James Webb showed eye-catching details of a neighboring galaxy

Looking at a neighboring dwarf galaxy near the Milky Way, the James Webb Space Telescope revealed its star cluster.

BingMag.com James Webb showed eye-catching details of a neighboring galaxy

Looking at a neighboring dwarf galaxy near the Milky Way, the James Webb Space Telescope revealed its star cluster.

Program The James Webb Space Telescope's "Early Science Release" (ERS), which launched on July 12, 2022, has proven to be a treasure trove of scientific discoveries and advances.

ERS 1334 of these is a term that deals with the study of "discrete stellar populations" (RST). This classification refers to large groups of stars that are close enough to us that individual stars can be seen, but far enough that telescopes can see many of them in the field of view at once.

A good example is the dwarf galaxy "Wolf-Lundmark-Melotte" (Wolf-Lundmark-Melotte) or WLM in the neighborhood of the Milky Way, which, according to James Webb's observations, has not interacted with other galaxies in the past, and is a suitable case for investigating theories of formation and It is the evolution of galaxies.

Characteristics of WLM

The WLM galaxy is approximately 3 million light-years away from Earth, and although it is considered very close in terms of astronomy, it is relatively isolated, and astronomers have come to the conclusion that It has not interacted with other objects in the past.

However, other neighboring dwarf galaxies are usually gravitationally involved with the Milky Way and are merging with it. Such a state makes them more difficult to study because their populations of stars and gas clouds cannot be completely distinguished from that of the Milky Way.

BingMag.com James Webb showed eye-catching details of a neighboring galaxy

The WLM galaxy as seen by the European Very Large Telescope
Credit: ESO

The WLM is also heavier in elements than hydrogen And helium, which was very common in the early universe, is very empty. Elements such as carbon, oxygen, silicon and iron formed in the core of early stars and dispersed in the universe with their explosion during supernova events.

This galaxy has also experienced the formation of stars throughout its history and the force The explosions gradually pushed these elements out. This process is known as "galactic winds" and has been seen in small, low-mass galaxies.

James Webb's View

Now new Webb images provide the clearest view yet of the WLM, allowing Provides discrimination of individual stars and structures. Before this, the "Infrared Array Camera" (IAC) instrument in the "Spitzer Space Telescope" (SST) had also observed this galaxy, but compared to James Webb, it had much less resolution.

Kristen McQueen "(Kristen McQuinn), assistant professor of astrophysics at Rutgers University said in this regard: "We can see countless numbers of stars with colors, sizes, temperatures, ages and in different stages of evolution; The galaxy's interesting nebular gas clouds, foreground stars with James Webb diffraction structures, and background galaxies with regular features such as the eddy tail are clearly visible in this beautiful image.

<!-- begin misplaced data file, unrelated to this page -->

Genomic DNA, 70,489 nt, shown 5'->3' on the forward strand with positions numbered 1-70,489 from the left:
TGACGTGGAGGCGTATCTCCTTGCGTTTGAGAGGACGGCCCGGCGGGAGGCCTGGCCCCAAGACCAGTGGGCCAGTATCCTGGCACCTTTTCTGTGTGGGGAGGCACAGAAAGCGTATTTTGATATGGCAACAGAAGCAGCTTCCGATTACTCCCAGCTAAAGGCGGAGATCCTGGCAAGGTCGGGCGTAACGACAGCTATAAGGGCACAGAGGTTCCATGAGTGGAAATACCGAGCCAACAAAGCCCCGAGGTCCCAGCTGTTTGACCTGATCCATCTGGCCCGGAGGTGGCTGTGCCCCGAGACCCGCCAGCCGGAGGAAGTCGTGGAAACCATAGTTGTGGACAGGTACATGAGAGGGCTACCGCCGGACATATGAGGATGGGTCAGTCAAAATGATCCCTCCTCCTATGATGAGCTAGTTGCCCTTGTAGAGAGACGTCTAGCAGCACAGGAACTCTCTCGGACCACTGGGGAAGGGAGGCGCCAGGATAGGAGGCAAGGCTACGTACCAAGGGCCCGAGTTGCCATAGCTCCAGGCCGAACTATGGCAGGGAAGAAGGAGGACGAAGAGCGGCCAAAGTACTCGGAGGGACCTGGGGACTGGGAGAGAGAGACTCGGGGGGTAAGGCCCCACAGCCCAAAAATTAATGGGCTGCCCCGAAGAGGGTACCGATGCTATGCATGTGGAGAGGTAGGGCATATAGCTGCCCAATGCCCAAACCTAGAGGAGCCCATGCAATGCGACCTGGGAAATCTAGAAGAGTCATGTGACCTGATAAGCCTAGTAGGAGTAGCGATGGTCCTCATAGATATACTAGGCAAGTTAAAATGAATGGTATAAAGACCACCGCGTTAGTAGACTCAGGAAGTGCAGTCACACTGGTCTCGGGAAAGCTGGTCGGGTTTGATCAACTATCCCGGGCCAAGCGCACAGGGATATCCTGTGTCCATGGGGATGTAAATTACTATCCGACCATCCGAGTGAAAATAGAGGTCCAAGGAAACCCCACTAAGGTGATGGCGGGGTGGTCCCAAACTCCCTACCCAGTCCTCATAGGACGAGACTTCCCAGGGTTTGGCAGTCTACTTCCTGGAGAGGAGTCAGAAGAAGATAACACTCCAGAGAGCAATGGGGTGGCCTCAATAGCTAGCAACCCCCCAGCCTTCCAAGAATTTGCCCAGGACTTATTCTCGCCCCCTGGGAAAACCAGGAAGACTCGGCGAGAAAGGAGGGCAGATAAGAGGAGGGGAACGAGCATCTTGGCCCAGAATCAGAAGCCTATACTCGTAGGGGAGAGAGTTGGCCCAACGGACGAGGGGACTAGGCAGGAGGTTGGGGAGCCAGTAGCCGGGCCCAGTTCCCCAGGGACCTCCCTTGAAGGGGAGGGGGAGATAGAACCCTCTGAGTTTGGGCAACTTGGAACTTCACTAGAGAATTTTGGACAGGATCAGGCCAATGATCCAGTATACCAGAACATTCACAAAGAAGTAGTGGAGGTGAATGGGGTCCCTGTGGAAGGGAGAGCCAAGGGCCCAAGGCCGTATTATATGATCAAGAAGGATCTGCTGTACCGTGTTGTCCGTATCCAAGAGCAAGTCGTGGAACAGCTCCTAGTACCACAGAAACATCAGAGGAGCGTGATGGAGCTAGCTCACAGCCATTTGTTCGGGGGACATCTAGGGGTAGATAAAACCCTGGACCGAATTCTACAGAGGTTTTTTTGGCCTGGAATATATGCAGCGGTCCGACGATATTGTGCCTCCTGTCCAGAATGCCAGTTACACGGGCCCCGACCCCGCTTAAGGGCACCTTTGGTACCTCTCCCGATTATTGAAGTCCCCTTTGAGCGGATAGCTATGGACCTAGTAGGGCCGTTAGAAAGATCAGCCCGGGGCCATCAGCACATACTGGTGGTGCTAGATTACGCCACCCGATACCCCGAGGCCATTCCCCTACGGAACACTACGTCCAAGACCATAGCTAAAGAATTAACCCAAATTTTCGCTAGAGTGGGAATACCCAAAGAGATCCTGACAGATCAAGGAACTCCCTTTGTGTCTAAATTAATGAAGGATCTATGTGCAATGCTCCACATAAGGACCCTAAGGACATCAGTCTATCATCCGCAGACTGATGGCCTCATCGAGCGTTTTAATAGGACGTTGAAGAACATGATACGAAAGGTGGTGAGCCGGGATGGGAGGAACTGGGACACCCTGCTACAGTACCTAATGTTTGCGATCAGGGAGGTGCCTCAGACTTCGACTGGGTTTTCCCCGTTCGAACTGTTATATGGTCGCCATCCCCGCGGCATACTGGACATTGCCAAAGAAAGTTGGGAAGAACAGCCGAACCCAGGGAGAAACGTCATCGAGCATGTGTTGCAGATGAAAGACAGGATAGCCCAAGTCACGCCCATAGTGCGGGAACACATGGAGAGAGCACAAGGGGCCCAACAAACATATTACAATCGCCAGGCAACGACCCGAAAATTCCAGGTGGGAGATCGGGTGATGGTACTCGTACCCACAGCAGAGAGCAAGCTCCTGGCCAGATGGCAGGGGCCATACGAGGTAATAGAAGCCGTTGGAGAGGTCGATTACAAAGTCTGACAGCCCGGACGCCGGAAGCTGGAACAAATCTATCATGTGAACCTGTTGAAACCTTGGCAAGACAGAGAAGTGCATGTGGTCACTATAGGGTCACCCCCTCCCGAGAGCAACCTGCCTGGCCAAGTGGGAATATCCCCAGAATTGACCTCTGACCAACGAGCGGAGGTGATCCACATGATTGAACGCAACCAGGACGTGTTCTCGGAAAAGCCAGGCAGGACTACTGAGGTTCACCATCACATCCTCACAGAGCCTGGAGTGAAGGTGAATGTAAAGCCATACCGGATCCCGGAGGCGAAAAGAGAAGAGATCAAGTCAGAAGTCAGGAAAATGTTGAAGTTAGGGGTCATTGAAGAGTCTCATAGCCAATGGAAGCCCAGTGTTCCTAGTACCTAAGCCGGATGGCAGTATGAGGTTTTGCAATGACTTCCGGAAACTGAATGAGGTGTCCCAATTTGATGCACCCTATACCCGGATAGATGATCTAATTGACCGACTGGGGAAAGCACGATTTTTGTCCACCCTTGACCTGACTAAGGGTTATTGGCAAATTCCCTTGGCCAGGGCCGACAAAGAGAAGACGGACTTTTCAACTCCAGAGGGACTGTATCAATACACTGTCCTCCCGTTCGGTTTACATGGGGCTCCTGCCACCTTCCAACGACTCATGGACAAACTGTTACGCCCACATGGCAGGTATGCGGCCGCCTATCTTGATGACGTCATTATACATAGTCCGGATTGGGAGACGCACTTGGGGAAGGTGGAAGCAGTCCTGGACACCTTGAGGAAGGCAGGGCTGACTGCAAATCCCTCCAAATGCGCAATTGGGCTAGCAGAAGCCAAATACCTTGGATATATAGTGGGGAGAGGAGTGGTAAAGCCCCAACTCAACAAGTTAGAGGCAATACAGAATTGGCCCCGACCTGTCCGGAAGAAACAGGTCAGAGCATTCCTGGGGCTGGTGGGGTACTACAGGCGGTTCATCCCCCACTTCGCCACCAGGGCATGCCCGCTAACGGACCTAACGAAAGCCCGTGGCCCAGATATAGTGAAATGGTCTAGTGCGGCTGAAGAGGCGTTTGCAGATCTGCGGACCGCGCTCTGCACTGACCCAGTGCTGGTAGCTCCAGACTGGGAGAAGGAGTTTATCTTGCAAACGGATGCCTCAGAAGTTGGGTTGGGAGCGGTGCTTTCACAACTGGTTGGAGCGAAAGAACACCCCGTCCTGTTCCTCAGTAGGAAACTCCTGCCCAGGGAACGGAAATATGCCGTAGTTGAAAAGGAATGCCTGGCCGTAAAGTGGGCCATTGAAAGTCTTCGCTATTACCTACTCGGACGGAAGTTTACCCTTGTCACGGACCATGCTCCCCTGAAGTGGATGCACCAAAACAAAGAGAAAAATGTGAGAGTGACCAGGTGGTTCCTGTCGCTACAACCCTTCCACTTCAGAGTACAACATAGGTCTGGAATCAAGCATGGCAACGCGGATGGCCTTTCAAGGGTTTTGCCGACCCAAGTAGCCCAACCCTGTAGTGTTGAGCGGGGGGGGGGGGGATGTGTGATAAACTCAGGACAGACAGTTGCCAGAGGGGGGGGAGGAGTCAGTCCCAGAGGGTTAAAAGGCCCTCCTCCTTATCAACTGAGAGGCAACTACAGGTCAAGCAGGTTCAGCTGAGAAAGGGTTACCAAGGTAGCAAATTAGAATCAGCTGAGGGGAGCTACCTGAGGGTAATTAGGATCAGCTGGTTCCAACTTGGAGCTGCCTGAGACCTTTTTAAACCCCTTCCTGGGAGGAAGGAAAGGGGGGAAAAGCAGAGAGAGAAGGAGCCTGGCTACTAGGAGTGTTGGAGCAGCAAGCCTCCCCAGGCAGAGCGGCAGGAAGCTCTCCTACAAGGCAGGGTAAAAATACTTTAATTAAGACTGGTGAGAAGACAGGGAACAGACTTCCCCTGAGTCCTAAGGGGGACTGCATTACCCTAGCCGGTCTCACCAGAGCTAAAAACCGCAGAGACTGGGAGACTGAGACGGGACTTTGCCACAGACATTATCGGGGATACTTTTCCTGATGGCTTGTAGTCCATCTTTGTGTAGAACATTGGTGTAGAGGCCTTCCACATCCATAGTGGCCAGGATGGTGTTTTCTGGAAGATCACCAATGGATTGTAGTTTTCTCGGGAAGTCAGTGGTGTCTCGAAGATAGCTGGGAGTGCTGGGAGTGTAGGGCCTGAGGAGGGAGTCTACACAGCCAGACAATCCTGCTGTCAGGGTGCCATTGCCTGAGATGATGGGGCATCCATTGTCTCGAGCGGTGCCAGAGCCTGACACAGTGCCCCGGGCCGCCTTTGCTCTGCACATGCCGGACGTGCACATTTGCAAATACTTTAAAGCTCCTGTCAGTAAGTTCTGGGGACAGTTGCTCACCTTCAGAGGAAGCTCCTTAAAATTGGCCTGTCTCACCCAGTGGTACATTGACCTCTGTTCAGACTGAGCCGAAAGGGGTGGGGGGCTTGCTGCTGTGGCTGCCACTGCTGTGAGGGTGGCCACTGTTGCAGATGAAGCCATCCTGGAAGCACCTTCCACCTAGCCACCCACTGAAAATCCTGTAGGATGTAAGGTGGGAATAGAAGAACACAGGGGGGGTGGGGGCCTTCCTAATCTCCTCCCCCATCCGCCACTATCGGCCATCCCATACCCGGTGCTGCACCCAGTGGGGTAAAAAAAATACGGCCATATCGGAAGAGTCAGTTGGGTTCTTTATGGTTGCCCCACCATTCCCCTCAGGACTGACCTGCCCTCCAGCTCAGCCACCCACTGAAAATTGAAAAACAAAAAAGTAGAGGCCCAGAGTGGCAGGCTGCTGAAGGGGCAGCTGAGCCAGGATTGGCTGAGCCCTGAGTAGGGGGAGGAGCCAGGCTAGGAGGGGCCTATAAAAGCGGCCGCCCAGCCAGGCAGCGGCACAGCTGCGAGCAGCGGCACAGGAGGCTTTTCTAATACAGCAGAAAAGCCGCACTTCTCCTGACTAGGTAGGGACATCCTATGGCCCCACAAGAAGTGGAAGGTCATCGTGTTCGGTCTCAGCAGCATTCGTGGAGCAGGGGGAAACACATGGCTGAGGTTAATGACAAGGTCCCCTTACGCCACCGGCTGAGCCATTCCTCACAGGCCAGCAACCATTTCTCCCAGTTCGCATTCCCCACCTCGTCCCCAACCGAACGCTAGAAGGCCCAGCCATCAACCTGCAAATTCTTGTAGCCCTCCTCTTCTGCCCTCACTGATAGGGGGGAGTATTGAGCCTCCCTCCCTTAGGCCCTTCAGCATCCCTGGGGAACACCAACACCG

ERS Program 1334

Underlying the development of space telescopes including Spitzer and Hubble, the main focus of the ERS 1334 program is studying the star formation history of galaxies. Using the Near-Infrared Camera (NIRCam) and the Near-Infrared Imaging Slitless Spectrometer (NIRISS) on board the James Webb, researchers are engaged in multi-band deep imaging of three separate star systems within a megaparsec (about 3,260,000 light-years) from are the earth.

BingMag.com James Webb showed eye-catching details of a neighboring galaxy

Comparison of James Webb and Spitzer image From the WLM galaxy
Credit: NASA, ESA, CSA, STScI, and Kristen McQuinn (Rutgers University). IMAGE PROCESSING: Alyssa Pagan (STScI).

These systems include the globular cluster M92, the ultra-faint dwarf galaxy Draco II, and the star-forming dwarf galaxy WLM. The WLM population of low-mass stars in particular makes it interesting. Such stars are very long-lived, and some of the stars seen there today may have formed early in the universe. According to McQueen, "by determining the properties of these low-mass stars, such as their age, we can gain an understanding of what happened in the very distant past."

This method complements what can be seen by looking at systems. whose light is strongly red-shifted and shows galaxies as they form.

Another purpose of using the WLM dwarf galaxy is to calibrate James Webb for its reliability to measure the brightness of stars with high precision. Check above. This work will help astronomers better test models of stellar evolution in the near-infrared spectrum.

McQueen and his colleagues are also developing and testing open-source, public software to measure the brightness of discrete stars that Nirkam photographed them. The results of this project are expected before the call for the cycle The second science of James Webb, which will start on January 27, 2023 (Behan 7, 1401), will be published.

James Webb has been in space for less than a year, but he has completely proven his abilities. Stunning views of the cosmos, including deep-field images, highly detailed observations of galaxies and nebulae, and detailed spectroscopy of exoplanet atmospheres are part of the work of this powerful scientific instrument. It is expected that we will see other amazing discoveries by it before the end of its planned 10-year life.

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